Strip Me, the sort-of provocative title for Natasha Bedingfield third U.S. release, suggests that the singer might have incorporated the tawdry style of Katy Perry and Ke$ha into her brand of sunny pop, but the album is yet another iteration of TashBed’s increasingly grating up-with-people shtick. Not that pop needs another starlet trying to out-whore her contemporaries, but Strip Me is so single-minded in its uplifting, inspirational tone that it raises questions as to whether or not Bedingfield can really do anything else.
To the singer’s credit, she’s smart enough to know that, if she’s not updating the content of her songs to even the slightest degree, she needs to work with a relevant team of producers if she’s going to continue to have any chance of making a dent on the pop charts. Which, alas, means that Strip Me includes a whole lot of Ryan Tedder’s trademark echo-heavy, CAPSLOCK drum-machine arrangements. There’s something meta about the laziness in the production of the title track, in that Bedingfield hasn’t changed her tune since the days of “Unwritten,” so Tedder gives the song only the most insignificant of variations on his “Halo” and “Already Gone” template. Bedingfield uses her raspy warble to full effect, singing lines like “I’m only one voice in a million/But you ain’t takin’ that from me” as though her very life depended on it, but it’s nothing that either she or Tedder haven’t already done better before.
The same can be said of Kleerup, who brings a steely, electronic chill to “Break Thru,” but the slightness of the arrangement makes for a poor approximation of his progressive, forward-thinking work with Robyn. John Shanks’s production on “All I Need” more or less takes the rapid BPM approach he brought to Bedingfield’s “Pocketful of Sunshine” and applies it to a sample of Kevin Rudolf’s “Let It Rock.” It isn’t that the production on Strip Me is bad per se, it’s that Bedingfield lacks either the commercial clout or the artistic cachet to command these producers’ best material. It makes for an album that sounds phoned in and at least a couple of years behind the curve.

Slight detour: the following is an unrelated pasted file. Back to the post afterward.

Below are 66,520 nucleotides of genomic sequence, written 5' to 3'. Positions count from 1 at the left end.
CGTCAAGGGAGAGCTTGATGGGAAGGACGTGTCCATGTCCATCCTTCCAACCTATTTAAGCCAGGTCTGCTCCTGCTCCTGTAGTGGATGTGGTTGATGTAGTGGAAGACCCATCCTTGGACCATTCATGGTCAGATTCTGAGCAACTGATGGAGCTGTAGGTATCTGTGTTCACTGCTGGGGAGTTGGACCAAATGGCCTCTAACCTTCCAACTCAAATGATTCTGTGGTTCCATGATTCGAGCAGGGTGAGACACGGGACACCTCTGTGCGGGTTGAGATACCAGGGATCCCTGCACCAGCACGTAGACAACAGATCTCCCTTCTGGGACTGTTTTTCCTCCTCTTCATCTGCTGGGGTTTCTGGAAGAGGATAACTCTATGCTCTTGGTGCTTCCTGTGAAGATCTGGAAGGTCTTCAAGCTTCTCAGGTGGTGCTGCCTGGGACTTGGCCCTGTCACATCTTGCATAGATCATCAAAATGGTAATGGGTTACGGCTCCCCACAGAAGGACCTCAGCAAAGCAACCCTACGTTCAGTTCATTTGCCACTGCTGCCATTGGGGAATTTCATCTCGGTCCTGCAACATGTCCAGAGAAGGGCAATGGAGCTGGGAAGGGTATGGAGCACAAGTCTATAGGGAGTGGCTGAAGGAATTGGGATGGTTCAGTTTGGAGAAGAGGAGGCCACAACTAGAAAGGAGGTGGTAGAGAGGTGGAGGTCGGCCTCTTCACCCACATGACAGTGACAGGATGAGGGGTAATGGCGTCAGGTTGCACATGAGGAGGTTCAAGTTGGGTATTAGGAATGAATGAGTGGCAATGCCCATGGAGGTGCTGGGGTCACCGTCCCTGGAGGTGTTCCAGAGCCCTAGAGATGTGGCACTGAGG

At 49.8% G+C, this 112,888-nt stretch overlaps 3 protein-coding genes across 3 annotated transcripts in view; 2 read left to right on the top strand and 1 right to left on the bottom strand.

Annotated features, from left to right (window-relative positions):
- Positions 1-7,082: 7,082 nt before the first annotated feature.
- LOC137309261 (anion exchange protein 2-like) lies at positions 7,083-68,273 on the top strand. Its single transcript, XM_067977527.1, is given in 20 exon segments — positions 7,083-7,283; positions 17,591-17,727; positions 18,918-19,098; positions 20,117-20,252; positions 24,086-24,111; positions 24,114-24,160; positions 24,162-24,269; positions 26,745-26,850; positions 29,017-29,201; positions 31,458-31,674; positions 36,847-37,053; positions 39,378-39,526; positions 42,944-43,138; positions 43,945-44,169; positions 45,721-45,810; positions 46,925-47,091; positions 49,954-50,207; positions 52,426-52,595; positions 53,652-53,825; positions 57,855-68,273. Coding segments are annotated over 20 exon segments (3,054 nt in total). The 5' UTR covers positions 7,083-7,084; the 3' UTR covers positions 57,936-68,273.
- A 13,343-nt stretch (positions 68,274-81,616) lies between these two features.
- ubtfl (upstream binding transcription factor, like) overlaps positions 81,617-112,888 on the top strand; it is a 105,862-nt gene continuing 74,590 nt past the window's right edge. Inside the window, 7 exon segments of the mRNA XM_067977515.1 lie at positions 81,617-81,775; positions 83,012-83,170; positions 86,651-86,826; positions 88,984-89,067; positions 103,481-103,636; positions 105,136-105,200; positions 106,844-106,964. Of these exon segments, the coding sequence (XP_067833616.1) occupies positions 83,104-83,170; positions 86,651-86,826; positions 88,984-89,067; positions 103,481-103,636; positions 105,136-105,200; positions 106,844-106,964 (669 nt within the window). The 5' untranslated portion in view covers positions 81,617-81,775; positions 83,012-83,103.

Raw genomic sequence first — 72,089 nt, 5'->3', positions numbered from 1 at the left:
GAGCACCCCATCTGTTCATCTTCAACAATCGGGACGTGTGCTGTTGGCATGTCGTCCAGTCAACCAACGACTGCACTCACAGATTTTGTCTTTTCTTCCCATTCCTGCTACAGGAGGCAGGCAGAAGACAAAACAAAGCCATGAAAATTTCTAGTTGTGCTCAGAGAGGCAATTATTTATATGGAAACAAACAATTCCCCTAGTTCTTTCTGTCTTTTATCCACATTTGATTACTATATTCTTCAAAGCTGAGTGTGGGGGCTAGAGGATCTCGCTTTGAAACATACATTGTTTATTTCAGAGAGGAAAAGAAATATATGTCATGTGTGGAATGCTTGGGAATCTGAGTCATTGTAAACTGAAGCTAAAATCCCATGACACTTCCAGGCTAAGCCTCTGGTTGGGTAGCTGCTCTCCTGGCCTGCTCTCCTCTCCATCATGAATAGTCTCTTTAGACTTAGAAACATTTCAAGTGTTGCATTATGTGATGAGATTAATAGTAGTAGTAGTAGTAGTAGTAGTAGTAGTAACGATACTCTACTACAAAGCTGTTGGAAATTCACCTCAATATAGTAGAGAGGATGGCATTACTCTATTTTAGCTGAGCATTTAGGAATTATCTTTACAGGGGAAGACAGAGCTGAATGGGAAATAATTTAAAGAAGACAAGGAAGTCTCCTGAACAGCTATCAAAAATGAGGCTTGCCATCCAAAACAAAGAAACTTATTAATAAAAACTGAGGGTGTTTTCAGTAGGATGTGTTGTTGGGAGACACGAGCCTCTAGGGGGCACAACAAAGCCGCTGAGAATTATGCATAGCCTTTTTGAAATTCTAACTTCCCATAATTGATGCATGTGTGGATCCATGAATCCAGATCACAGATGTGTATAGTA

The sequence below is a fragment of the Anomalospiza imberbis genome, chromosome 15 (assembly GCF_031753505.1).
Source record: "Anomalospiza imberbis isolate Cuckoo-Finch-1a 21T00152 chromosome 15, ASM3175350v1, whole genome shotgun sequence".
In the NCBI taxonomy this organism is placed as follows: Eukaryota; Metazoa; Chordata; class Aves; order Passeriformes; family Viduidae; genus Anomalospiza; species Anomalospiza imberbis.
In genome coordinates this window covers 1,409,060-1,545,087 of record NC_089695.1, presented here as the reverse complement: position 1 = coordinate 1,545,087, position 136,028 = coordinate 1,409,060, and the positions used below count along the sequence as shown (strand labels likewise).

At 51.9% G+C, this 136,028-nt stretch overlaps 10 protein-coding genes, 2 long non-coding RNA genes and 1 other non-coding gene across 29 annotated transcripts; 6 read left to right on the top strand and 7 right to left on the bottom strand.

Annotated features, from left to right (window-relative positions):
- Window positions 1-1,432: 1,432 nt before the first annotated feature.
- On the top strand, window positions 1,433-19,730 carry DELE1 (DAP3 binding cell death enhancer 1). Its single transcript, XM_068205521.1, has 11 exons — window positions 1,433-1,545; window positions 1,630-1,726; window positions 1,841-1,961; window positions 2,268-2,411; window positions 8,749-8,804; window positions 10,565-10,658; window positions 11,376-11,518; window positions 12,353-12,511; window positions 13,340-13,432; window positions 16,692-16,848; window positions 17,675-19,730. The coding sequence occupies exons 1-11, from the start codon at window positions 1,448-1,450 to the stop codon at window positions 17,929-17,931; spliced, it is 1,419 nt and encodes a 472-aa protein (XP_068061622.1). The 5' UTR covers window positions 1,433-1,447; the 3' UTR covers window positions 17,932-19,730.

The safe, polished production is nonetheless a good match to Bedingfield’s saccharine songwriting. Empowerment and positivity are all well and good, and she makes for an enthusiastic cheerleader, insisting on “All I Need” that she’ll let whatever life throws at her “roll right off [her] back” and reminding herself on “Weightless” that she’s “not like anyone else.” The problem with Strip Me and Bedingfield’s overall approach is that she never actually makes an effort to provide a sense of balance. Not that she needs to wallow in misery, but the album smacks of willful blindness, since the closest Bedingfield comes to a more complete, more mature worldview are a couple of throwaway lines about how “Everybody hurts just a little too much” and an insistence, on the tedious piano ballad “Recover,” that her scratches and scars will heal.
That the album lacks an anchored counterpoint gives Strip Me all the depth of a “Hang in There!” cat poster. That Bedingfield uses her powerful voice to oversing most of her material, shouting her way through songs like “Try” and “Touch,” makes Strip Me feel like even more of a sermon. It may not be the year’s worst pop album, but Strip Me might just be the most exhausting and heavy-handed.